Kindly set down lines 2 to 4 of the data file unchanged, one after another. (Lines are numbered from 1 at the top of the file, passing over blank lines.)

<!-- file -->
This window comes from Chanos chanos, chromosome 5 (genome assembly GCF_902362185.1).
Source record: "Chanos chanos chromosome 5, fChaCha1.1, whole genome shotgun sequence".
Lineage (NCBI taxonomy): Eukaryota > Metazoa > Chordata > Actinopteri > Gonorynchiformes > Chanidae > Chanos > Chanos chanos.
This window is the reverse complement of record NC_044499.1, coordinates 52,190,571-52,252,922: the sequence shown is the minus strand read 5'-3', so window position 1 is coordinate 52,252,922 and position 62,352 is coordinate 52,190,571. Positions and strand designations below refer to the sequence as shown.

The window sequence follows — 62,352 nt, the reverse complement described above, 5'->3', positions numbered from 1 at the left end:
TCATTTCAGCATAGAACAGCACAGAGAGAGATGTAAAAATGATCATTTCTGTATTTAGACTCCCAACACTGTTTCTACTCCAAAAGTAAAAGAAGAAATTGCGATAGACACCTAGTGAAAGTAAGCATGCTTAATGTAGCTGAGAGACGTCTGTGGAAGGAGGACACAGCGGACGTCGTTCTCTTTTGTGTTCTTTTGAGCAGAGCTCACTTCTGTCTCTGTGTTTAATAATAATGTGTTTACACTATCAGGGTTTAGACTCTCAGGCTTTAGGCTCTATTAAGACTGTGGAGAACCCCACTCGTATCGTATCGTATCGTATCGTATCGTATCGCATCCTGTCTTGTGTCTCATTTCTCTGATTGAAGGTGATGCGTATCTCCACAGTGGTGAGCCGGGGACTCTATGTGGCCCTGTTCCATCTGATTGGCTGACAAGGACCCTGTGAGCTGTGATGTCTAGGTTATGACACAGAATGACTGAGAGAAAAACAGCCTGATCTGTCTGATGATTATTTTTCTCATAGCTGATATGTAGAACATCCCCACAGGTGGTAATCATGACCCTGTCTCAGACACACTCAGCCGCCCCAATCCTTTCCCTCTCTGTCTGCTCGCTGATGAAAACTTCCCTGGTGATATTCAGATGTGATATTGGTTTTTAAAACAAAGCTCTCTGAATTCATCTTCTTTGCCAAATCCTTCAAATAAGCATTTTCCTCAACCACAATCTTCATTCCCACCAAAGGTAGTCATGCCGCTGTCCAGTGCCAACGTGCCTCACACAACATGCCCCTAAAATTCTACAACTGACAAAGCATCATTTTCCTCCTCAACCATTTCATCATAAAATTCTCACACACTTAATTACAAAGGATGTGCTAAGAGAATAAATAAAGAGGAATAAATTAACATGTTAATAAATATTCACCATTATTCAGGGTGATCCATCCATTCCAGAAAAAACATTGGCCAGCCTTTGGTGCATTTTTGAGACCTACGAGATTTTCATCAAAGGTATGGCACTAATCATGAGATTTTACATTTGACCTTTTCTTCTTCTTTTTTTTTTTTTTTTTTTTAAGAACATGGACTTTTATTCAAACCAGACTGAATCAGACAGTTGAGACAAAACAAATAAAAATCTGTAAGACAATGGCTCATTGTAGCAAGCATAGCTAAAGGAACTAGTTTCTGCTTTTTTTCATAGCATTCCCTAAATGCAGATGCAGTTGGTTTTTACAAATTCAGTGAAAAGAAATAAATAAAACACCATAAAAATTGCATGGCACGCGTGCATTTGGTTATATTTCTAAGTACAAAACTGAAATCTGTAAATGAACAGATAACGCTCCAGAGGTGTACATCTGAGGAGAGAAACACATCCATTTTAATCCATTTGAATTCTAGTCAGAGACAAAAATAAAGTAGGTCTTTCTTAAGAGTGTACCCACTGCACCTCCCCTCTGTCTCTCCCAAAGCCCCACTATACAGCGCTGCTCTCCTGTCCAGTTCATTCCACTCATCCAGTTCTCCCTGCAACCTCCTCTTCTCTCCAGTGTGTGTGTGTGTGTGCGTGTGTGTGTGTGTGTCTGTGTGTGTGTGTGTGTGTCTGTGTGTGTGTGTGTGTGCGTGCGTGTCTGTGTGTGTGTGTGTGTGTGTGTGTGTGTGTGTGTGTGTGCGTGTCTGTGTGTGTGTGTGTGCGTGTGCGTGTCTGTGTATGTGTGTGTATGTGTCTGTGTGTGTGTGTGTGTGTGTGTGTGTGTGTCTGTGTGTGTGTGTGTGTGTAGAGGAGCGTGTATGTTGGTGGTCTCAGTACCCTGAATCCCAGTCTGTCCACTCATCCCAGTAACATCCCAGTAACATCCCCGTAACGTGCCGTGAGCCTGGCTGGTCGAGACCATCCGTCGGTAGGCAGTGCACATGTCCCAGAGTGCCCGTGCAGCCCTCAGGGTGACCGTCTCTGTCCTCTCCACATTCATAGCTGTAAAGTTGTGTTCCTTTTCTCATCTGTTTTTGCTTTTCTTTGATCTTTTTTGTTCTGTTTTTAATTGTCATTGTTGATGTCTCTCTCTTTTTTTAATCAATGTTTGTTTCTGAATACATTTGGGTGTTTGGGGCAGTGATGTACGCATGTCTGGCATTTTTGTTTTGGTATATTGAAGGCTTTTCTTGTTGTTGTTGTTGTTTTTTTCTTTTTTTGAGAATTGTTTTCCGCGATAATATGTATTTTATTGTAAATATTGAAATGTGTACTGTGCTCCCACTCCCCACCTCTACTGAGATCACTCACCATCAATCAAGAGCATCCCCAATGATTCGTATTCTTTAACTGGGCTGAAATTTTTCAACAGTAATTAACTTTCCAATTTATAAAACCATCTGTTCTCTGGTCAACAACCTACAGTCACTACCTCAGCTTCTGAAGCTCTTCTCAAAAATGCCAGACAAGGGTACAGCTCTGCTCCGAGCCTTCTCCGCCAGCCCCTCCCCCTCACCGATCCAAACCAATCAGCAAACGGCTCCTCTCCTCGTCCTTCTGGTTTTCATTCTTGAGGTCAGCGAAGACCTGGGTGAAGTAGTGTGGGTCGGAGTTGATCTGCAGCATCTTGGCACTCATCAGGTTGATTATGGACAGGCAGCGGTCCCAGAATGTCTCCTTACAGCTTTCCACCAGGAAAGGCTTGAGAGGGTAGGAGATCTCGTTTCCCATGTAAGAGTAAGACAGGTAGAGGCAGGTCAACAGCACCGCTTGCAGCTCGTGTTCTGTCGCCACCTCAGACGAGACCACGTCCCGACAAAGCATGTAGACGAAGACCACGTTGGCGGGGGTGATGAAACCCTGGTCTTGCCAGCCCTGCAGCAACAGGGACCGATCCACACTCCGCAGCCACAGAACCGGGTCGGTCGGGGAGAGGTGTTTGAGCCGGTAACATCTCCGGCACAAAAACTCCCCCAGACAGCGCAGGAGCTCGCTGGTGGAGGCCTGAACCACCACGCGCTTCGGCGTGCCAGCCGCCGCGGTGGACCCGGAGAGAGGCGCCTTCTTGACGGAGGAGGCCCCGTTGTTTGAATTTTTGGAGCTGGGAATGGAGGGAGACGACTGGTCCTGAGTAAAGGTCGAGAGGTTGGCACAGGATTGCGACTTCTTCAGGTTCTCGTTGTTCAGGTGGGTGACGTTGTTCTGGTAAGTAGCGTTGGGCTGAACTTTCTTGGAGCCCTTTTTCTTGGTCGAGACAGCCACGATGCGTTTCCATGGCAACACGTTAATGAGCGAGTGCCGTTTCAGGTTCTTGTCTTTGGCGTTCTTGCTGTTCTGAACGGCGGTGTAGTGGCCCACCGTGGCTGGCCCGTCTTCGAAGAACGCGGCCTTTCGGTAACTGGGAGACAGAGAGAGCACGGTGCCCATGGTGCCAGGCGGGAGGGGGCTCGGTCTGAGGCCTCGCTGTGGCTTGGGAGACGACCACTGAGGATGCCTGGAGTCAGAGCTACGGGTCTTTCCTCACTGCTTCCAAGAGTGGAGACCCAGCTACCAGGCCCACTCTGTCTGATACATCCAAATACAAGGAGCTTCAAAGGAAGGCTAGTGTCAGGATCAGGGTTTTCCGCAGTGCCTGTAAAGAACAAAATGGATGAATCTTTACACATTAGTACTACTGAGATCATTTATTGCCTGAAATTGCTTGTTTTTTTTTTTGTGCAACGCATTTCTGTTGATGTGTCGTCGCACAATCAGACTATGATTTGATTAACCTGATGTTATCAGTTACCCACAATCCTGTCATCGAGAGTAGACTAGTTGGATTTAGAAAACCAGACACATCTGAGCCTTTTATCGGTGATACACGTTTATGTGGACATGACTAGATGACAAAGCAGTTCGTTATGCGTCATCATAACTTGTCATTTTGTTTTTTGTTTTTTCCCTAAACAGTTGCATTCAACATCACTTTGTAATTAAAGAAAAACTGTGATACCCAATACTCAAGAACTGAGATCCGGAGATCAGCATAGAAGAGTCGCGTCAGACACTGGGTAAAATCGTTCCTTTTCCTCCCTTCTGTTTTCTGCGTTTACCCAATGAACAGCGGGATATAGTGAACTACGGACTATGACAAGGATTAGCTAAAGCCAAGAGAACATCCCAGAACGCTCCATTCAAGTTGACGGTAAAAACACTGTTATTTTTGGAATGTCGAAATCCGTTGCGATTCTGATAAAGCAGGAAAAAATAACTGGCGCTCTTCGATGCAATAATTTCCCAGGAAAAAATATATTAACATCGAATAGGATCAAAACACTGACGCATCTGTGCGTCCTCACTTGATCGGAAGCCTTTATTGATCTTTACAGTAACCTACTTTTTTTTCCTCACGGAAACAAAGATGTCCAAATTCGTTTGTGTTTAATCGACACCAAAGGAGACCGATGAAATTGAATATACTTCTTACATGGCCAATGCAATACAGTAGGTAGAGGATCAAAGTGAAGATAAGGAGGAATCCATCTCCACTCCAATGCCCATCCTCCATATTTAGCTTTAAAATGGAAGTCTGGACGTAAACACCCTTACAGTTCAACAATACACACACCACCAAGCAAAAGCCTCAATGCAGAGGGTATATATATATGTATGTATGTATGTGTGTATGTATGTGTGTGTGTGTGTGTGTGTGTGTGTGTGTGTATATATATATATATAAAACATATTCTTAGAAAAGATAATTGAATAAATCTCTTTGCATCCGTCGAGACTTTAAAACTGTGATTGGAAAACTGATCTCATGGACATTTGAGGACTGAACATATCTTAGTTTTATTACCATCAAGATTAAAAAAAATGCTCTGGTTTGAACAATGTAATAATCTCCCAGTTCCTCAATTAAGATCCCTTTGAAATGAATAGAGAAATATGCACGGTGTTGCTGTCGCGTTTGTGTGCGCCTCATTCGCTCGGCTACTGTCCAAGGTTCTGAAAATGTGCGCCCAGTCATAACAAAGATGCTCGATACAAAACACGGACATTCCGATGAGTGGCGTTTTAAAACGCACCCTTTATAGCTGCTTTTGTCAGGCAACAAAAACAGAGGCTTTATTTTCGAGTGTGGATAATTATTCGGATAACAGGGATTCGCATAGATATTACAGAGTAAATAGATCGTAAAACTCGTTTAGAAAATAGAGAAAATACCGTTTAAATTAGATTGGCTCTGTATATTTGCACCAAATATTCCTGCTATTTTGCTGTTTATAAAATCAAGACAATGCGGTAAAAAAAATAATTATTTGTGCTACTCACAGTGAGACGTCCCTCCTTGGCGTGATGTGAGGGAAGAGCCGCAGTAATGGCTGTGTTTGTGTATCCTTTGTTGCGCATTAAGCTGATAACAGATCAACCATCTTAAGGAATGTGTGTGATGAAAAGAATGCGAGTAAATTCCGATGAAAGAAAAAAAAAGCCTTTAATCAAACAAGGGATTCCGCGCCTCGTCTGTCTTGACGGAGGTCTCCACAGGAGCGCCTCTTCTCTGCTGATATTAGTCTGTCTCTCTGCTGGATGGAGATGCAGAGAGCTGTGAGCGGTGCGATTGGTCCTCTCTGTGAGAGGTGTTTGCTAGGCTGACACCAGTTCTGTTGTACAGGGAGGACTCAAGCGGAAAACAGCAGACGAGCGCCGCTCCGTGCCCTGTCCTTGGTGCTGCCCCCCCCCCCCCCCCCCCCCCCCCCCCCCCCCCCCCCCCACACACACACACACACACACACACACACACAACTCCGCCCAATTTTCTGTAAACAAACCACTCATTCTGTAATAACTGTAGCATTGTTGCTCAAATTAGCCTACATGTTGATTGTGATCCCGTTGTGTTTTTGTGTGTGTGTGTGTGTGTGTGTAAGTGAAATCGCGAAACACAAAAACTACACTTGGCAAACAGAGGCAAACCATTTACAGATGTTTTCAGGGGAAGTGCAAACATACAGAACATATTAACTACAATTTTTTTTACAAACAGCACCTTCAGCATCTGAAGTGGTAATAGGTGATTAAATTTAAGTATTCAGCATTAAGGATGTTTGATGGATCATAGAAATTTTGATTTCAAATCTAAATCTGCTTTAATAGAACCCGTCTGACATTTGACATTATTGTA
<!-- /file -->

Source record: "Chanos chanos chromosome 5, fChaCha1.1, whole genome shotgun sequence".
Lineage (NCBI taxonomy): Eukaryota > Metazoa > Chordata > Actinopteri > Gonorynchiformes > Chanidae > Chanos > Chanos chanos.
This window is the reverse complement of record NC_044499.1, coordinates 52,190,571-52,252,922: the sequence shown is the minus strand read 5'-3', so window position 1 is coordinate 52,252,922 and position 62,352 is coordinate 52,190,571. Positions and strand designations below refer to the sequence as shown.